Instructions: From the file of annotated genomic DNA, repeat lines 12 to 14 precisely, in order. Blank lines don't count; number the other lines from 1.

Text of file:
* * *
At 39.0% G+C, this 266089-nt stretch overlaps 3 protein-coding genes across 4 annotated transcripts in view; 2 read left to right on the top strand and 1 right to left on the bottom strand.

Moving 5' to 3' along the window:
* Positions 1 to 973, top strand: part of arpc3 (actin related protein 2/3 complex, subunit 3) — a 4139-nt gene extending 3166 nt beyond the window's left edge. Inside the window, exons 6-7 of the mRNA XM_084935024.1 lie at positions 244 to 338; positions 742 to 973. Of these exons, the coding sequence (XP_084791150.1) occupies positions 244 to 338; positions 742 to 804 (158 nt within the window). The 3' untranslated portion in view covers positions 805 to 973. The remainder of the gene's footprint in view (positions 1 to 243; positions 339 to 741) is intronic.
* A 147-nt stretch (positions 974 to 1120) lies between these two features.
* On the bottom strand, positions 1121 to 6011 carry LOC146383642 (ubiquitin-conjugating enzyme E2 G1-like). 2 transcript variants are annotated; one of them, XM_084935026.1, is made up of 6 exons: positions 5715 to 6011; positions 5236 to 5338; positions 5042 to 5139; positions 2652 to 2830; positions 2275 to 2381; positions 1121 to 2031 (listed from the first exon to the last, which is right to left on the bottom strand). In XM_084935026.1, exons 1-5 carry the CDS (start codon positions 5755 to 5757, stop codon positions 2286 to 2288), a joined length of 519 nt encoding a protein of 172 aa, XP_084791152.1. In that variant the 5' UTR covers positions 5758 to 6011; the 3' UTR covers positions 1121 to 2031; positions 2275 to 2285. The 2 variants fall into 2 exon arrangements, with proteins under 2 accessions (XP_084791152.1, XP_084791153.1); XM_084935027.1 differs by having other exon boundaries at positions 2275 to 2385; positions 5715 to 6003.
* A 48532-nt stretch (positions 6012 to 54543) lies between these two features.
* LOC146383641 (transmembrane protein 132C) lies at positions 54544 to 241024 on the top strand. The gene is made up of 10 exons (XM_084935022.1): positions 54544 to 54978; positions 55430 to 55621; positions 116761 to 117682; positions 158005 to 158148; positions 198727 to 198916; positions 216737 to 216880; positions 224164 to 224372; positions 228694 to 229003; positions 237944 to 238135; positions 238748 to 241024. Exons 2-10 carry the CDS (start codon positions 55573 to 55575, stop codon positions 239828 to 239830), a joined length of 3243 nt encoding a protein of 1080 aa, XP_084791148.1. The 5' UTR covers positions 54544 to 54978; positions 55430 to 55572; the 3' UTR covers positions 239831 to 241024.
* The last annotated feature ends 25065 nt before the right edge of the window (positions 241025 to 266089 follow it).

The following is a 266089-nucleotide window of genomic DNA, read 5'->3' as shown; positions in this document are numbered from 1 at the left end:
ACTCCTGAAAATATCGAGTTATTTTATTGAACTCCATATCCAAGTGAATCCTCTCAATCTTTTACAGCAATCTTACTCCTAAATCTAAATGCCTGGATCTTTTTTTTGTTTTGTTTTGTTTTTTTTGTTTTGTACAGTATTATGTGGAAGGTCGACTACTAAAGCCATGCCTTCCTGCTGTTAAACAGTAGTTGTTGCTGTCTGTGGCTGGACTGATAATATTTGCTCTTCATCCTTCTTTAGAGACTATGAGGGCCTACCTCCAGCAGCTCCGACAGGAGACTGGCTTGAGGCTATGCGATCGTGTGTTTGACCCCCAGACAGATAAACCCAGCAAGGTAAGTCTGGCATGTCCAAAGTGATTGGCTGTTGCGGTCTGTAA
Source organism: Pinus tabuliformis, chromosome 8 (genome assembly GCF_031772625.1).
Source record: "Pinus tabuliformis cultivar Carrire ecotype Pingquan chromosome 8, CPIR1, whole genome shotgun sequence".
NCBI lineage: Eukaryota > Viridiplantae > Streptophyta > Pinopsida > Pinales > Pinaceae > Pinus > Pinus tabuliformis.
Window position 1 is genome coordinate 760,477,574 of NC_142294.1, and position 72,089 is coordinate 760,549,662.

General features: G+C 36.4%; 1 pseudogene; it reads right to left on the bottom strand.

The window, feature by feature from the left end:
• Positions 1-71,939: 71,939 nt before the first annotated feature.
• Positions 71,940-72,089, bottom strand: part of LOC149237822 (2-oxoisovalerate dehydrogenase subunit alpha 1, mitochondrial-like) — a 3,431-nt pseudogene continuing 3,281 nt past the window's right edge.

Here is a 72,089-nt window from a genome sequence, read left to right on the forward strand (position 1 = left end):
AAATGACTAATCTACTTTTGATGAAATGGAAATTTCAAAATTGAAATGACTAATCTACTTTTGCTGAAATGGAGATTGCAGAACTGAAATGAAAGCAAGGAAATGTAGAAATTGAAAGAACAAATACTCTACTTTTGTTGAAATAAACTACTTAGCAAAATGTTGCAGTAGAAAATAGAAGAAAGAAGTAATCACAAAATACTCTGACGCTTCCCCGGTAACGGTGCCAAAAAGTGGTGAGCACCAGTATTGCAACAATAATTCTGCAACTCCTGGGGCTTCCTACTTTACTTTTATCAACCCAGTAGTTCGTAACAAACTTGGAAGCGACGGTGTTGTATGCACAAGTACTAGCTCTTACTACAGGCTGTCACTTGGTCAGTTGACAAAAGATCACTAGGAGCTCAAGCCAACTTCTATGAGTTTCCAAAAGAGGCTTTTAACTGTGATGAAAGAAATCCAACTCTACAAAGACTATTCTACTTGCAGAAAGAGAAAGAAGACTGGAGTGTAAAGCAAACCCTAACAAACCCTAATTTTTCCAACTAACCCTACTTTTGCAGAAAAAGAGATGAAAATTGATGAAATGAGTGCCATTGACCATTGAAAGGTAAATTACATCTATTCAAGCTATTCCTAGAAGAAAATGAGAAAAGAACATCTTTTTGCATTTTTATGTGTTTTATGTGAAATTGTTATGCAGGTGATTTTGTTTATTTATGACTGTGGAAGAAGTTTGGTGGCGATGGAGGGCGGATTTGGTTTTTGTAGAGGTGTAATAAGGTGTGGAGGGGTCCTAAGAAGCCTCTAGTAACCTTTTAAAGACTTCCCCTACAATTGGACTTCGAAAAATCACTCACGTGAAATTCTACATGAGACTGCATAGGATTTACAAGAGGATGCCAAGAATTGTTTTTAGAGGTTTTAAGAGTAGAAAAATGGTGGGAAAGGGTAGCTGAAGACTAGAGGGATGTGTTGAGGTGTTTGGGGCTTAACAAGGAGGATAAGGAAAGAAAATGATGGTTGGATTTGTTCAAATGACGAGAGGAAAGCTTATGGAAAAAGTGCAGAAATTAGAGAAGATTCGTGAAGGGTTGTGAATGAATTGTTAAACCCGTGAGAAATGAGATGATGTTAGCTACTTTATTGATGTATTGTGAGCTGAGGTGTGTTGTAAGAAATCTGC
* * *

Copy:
Source record: "Pinus tabuliformis cultivar Carrire ecotype Pingquan chromosome 8, CPIR1, whole genome shotgun sequence".
NCBI lineage: Eukaryota > Viridiplantae > Streptophyta > Pinopsida > Pinales > Pinaceae > Pinus > Pinus tabuliformis.
Window position 1 is genome coordinate 760,477,574 of NC_142294.1, and position 72,089 is coordinate 760,549,662.